1392         context=self._context, check_hostname=self._check_hostname)

File /usr/lib/python3.10/urllib/request.py:1351, in AbstractHTTPHandler.do_open(self, http_class, req, **http_conn_args)
1350     except OSError as err: # timeout error
-> 1351         raise URLError(err)
1352     r = h.getresponse()
1353 except:

URLError: <urlopen error [Errno 104] Connection reset by peer>


We can check data:

print("Patterns for rows: ", rows)
print("Patterns for columns: ", cols)


We start our CSP model with a two-dimensional array $x$ of variables, each variable having {0,1} as domain.

# x[i][j] is 1 iff the cell at row i and col j is colored in black
x = VarArray(size=[nRows, nCols], dom={0, 1})


We can display (the structure of) the array as well as the domain of the first variable.

print("Array of variables x: ", x)
print("Domain of any variable: ", x[0][0].dom)


We need to post a constraint Regular per row and per column. Indeed, one can transform any clue (pattern for a row or column) into an automaton. We use this function:

def automaton(pattern):
q = Automaton.q  # for building state names
transitions = []
if len(pattern) == 0:
n_states = 1
transitions.append((q(0), 0, q(0)))
else:
n_states = sum(pattern) + len(pattern)
num = 0
for i, size in enumerate(pattern):
transitions.append((q(num), 0, q(num)))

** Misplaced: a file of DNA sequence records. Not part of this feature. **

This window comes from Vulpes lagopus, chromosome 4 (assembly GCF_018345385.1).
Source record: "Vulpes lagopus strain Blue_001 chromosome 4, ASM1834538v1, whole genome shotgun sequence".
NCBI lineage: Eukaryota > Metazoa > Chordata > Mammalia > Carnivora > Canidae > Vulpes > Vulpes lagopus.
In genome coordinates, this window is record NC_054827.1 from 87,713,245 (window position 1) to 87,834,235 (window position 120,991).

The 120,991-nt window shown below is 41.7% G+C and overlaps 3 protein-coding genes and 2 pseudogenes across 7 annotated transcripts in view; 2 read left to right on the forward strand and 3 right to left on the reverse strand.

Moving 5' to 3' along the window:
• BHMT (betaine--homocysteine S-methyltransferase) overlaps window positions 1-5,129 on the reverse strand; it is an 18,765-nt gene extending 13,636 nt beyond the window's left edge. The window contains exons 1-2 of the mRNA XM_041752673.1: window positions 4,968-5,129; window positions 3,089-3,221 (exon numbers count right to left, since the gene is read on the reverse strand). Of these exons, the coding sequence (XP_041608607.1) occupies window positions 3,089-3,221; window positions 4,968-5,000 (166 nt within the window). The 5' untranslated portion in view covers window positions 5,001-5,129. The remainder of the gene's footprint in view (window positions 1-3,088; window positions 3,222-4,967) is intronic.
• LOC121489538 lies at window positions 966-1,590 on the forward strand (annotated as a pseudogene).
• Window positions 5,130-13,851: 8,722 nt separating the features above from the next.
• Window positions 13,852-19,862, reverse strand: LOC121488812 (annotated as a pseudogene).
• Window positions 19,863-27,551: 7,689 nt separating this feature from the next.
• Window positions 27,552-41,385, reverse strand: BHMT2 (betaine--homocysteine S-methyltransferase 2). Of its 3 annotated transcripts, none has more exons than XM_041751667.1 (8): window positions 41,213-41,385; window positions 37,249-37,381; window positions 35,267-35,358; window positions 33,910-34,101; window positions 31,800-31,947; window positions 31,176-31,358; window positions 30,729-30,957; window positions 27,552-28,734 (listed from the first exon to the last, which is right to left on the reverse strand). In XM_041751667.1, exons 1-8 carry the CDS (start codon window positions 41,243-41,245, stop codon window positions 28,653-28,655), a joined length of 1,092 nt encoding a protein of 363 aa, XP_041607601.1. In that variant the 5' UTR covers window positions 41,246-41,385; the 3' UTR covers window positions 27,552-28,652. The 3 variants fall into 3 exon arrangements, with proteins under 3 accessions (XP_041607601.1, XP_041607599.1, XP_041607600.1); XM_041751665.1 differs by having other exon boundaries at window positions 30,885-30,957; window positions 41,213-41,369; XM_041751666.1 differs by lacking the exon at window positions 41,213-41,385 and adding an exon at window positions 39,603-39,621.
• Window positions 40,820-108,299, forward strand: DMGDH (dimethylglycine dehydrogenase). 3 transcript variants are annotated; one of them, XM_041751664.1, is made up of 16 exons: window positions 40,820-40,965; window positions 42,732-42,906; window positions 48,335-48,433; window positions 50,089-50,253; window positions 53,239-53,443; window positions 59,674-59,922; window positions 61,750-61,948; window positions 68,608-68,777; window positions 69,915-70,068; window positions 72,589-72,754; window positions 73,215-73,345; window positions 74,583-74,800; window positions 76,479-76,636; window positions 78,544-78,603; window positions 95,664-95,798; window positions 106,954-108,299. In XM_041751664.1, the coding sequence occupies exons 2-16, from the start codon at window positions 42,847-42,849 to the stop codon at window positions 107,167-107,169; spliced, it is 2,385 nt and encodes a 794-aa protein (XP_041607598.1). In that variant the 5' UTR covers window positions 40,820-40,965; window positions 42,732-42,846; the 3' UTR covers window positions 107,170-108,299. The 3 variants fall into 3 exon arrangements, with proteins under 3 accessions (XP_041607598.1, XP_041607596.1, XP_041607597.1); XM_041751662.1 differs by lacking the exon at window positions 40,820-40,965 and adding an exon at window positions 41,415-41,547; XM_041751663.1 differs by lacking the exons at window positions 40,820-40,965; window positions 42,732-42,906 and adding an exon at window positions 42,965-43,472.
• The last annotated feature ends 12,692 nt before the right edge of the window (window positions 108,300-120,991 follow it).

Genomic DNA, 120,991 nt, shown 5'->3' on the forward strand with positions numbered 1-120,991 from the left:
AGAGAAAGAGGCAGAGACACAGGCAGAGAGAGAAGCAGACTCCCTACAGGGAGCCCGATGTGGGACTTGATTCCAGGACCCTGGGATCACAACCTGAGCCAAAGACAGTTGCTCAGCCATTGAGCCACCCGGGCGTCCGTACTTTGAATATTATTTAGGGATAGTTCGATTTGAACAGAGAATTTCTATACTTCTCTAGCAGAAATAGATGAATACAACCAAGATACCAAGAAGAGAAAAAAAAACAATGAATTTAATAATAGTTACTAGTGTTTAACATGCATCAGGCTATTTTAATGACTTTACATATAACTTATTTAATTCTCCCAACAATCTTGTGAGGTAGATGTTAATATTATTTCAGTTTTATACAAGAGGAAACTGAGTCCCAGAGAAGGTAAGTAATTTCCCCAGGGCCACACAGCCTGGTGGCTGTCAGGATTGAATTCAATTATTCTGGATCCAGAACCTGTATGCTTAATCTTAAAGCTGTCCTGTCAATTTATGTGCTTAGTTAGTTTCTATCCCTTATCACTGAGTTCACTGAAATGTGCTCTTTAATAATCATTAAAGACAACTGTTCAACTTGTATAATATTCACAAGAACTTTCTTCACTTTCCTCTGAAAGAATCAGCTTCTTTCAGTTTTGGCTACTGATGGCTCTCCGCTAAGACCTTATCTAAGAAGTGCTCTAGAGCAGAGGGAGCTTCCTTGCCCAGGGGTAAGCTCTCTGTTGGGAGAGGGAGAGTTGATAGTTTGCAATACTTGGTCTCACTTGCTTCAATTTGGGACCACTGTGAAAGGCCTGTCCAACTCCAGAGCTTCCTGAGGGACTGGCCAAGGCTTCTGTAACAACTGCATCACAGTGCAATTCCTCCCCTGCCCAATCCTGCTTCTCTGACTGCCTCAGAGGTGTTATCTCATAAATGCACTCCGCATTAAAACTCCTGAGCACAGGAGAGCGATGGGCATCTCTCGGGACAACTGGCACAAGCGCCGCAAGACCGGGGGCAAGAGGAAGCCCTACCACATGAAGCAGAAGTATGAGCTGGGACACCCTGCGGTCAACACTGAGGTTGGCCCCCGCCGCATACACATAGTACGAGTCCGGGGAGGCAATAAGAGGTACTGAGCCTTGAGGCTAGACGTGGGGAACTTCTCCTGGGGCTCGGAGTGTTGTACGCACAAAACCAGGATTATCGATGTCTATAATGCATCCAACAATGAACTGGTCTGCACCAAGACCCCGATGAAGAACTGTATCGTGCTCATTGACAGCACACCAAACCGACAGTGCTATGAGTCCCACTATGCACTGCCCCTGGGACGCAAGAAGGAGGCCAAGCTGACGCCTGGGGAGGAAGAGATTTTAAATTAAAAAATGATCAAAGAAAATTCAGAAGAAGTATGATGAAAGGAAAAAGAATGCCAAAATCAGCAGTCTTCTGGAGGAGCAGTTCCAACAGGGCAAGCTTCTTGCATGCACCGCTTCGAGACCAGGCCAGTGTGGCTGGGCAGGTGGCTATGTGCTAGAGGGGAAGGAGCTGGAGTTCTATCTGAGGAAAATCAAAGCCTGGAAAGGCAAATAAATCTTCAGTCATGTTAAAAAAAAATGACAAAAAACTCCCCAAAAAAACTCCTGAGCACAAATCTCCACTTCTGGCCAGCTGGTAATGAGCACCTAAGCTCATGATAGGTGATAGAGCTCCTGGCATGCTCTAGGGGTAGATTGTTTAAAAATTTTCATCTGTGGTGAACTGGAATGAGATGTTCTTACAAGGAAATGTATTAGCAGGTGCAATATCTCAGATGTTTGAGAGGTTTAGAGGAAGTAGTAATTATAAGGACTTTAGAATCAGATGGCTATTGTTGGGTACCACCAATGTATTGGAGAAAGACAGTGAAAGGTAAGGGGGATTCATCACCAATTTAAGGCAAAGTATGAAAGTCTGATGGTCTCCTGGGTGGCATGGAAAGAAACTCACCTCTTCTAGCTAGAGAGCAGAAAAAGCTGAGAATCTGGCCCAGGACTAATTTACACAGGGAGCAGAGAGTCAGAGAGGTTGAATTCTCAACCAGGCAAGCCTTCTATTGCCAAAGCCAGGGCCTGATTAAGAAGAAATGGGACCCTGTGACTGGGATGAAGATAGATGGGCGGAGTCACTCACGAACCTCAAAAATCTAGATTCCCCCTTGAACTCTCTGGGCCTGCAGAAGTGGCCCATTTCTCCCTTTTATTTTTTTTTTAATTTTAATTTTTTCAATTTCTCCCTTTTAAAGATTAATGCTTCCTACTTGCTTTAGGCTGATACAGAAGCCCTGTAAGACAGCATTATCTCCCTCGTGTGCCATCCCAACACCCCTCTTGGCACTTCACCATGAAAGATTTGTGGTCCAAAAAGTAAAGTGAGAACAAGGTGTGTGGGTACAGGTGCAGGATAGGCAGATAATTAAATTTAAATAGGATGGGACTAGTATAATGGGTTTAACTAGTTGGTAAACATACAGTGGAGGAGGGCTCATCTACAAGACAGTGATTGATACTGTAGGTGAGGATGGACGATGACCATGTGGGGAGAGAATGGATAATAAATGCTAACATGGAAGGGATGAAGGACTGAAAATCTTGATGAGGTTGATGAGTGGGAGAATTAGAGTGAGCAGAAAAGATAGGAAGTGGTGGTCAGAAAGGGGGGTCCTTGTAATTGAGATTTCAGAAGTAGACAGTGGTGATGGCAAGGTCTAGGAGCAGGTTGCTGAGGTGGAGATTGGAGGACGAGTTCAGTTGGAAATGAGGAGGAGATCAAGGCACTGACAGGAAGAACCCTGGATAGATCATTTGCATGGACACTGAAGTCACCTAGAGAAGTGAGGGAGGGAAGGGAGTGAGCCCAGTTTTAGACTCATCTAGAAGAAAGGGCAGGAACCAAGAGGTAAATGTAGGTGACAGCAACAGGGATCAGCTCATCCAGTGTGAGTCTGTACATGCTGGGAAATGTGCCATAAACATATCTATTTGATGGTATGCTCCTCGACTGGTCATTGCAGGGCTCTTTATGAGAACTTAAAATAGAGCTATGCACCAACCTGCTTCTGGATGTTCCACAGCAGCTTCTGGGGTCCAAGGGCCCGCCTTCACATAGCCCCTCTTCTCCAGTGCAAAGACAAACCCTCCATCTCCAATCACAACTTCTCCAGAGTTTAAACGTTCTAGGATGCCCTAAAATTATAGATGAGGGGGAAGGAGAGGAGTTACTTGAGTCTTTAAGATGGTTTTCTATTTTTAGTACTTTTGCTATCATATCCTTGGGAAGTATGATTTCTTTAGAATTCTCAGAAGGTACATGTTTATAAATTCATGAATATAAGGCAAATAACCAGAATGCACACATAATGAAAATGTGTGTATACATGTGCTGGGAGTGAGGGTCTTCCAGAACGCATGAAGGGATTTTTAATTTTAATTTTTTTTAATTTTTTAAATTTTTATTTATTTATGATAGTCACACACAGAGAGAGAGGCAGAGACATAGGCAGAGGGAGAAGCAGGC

transitions.extend((q(num + j), 1, q(num + j + 1)) for j in range(size))
transitions.append((q(num + size), 0, q(num + size + (1 if i < len(pattern) - 1 else 0))))
num += size + 1
return Automaton(start=q(0), final=q(n_states - 1), transitions=transitions)



For example, if we display the automaton corresponding to the clue (2 2) given for the first row, we can check that the automaton is well built.

print(automaton(rows[0]))


We can now post the constraints Regular:

satisfy(
[x[i] in automaton(rows[i]) for i in range(nRows)],

[x[:,j] in automaton(cols[j]) for j in range(nCols)]
);


Interestingly, by calling the function solve(), we can check that the problem is satisfiable (SAT). We can also display the found solution. Here, we call the function values() that collects the values assigned to a specified list of variables.

if solve() is SAT:
print(values(x))


We can improve the output:

if solve() is SAT:
for i in range(nRows):
print(' '.join('*' if value(x[i][j]) == 1 else ' ' for j in range(nCols)))


Finally, we give below the model in one piece. Here the data is expected to be given by the user (in a command line).

from pycsp3 import *

rows, cols = data  # patterns for row and columns
nRows, nCols = len(rows), len(cols)

# x[i][j] is 1 iff the cell at row i and col j is colored in black
x = VarArray(size=[nRows, nCols], dom={0, 1})

def automaton(pattern):
q = Automaton.q  # for building state names
transitions = []
if len(pattern) == 0:
n_states = 1
transitions.append((q(0), 0, q(0)))
else:
n_states = sum(pattern) + len(pattern)
num = 0
for i, size in enumerate(pattern):
transitions.append((q(num), 0, q(num)))
transitions.extend((q(num + j), 1, q(num + j + 1)) for j in range(size))
transitions.append((q(num + size), 0, q(num + size + (1 if i < len(pattern) - 1 else 0))))
num += size + 1
return Automaton(start=q(0), final=q(n_states - 1), transitions=transitions)

satisfy(
[x[i] in automaton(rows[i]) for i in range(nRows)],

[x[:, j] in automaton(cols[j]) for j in range(nCols)]
)